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Whereas polytheism conceptualizes sacred power as many different forms, dualism conceptualizes sacred power as two distinct forces that are either in conflict with one another or that work together to bring balance to the cosmos.

Dualism and Cosmic Balance.

Indigenous Chinese religion conceived of a force that orders the universe.  That force is called the Dao (the Way).  The Dao is actually made up of two basic principles: yin is the negative, dark force that is usually associated with the feminine; yang is the positive, bright force that is considered to be masculine.  The interplay between these two forces is responsible for both balance and change in the universe. Although one principle may dominate for a while, the imbalance that is created when one principle dominates cannot be sustained. The natural tendency is for the Dao to be balanced.


Dualism in Cosmic Struggle

The ancient Persian religion known as Zoroastrianism illustrates how divine power can be conceptualized as forces that are in conflict with each other.  Zoroastrianism arose in Persia in the Seventh Century BCE, although there is some debate about the exact date of origin. The prophet Zarathustra (Zoroaster) received a revelation that there was one God, known as Ahura Mazda (Ohrmazd).  The spirit of Ahura Mazda (known as Spenta Mainyu) is opposed by an evil spirit known as Spenta Angra.

In this cosmic struggle between good and evil, every individual must take sides. The world is moving toward a climactic battle in which the forces of good will defeat the forces of evil. Ahura Mazda. This triumph will result in a transformed creation, and the dead will be raised to eternal life.

Although early Zoroastrianism seemed to indicate that both the good and evil spirit emanated from Ahura Mazda, later Zoroastrianism assumed a more radical dualism in which the evil spirit was the creator of the material world, and was virtually co-equal in power with Ahura Mazda.  This kind of dualism would find its way into some Christian thinking, especially in Gnosticism and Manicheanism.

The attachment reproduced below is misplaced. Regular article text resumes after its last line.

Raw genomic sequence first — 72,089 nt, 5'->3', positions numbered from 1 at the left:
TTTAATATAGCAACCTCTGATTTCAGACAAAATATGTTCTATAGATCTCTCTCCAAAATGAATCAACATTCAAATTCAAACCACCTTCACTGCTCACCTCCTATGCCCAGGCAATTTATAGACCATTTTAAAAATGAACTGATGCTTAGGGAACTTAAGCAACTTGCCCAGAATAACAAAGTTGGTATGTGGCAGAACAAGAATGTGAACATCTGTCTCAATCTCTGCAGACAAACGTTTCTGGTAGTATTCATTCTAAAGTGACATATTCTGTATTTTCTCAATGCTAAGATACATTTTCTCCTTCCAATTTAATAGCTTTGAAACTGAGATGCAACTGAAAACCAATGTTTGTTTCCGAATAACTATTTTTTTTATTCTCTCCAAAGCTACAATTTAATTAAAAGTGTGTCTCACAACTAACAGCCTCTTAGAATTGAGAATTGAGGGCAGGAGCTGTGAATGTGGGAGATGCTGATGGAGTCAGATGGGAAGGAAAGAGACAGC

Gnosticism is a name given to a number of distinct groups in early Christianity.  Although the particulars of their beliefs might vary, they generally held that the material world was created by an inferior God whom they equated with the God of the Old Testament. This material creation has entrapped the divine spirit which is the real nature of humanity. Consequently, the Supreme God sent Jesus to impart the secret knowledge that human beings need to escape from their imprisonment in matter.

In the third century, the teacher Mani combined elements of Christianity, Gnosticism and Zoroastrianism to formulate a philosophy that came to be called Manicheanism.  According to this world view,  the world was created by the basic elements of light (soul) and dark (matter).  The intermixing of the two led to the soul being polluted by matter. Mani thus concluded that humans must seek to free themselves from evil (matter) through prayer, abstinence, and self-denial.  Like the Gnostics, Mani believed that Jesus did not have a material body and did not actually die.  The influential Christian theologian Augustine was a Manichean for nine years before abandoning the philosophy.